kobe earthquake

case study by flora

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  • Created on: 10-10-09 13:03
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Kobe earthquake
The Kobe earthquake happened on Tuesday 17, January 1995 at 5:46am
In the southern part of Japan the earthquake measured 7.2 on the Richter scale it
lasted approximately 20 seconds. The focus of the earthquake was locale 16km
beneath its epicentre. The population of Kobe was 1.5 million.
An earthquake is the shaking and vibration of the earth crust due to movement of
the earth's plates. An earthquake happens along plate boundaries.
(Philippine plate, Eurasian plate, and the pacific plate)
The Philippine is an Oceanic crust so it was thrust under the Eurasian plate, which
is a continental crust. This type of plate boundary is called a destructive plate
boundary. It was when these three plates collided against each other that the
earthquake had been caused.102, 000 buildings to collapse railways were also
destroyed and part of the Kobe highways broke off.
The city lost its resources because water, electricity, and gas lines ran
underground. So when the underground shifted, all the pipes were broken and
destroyed.gas explosions and fires were results of the pipes breaking and so
many homes were burnt down. More than 150 billion dollars of infrastructure was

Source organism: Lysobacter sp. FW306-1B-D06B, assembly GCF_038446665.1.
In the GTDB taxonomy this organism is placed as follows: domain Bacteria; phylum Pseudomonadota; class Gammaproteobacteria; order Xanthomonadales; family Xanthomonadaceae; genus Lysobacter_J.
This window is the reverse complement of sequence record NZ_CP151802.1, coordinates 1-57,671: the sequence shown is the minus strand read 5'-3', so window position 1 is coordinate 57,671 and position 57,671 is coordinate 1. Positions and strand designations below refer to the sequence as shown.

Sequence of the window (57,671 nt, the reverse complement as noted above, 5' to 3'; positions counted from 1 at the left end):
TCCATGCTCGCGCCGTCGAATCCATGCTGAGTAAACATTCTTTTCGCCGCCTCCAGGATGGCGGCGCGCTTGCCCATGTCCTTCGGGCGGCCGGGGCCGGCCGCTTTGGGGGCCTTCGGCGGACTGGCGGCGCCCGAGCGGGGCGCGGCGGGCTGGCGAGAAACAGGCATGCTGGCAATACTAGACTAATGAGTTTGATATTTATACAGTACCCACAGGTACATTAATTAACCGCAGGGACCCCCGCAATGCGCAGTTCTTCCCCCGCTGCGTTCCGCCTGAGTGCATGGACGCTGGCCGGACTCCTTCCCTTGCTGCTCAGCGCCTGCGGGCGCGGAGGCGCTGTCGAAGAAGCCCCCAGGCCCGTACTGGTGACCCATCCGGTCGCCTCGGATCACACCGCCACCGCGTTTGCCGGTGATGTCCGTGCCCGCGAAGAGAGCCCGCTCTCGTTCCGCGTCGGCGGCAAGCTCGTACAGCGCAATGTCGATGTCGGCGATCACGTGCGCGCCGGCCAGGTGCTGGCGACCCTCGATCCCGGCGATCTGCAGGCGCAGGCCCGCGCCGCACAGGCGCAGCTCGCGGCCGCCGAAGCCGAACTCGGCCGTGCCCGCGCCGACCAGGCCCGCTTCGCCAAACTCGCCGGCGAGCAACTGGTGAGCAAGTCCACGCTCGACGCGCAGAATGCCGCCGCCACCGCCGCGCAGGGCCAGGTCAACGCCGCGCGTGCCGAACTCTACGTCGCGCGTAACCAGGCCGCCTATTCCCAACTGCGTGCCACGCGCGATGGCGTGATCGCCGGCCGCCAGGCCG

killed and more than 400,000 were homeless. By January 24th, 589 evacuation
homes were built and a month later schools were reopened. Electricity, gas, and
phone lines were fixed and running smoothly by July 1995 this was possible
because Kobe is a (MEDC).
Effects of an earthquake in an LEDC are much greater than the effects in an
MEDC. Some reasons why is because buildings in MEDC's are more likely to be
built to withstand earthquakes than in LEDC's because it would be too costly for
LEDC's. For example, in the Kobe earthquake only about 5,000 people were killed
whereas in Turkey, an earthquake that had been 6.87.0 on the Richter scale killed
17,000 people. Another reason is because MEDC's are more likely to have plans
and emergency drills planned out in case of natural hazards unlike LEDC's which
lack disaster response plans. LEDC's often need the help of MEDC's when a
natural hazard takes place because more money and resources are needed. So
for aid to come to LEDC's could take a few days and by then more people who
were trapped or sick could have died.


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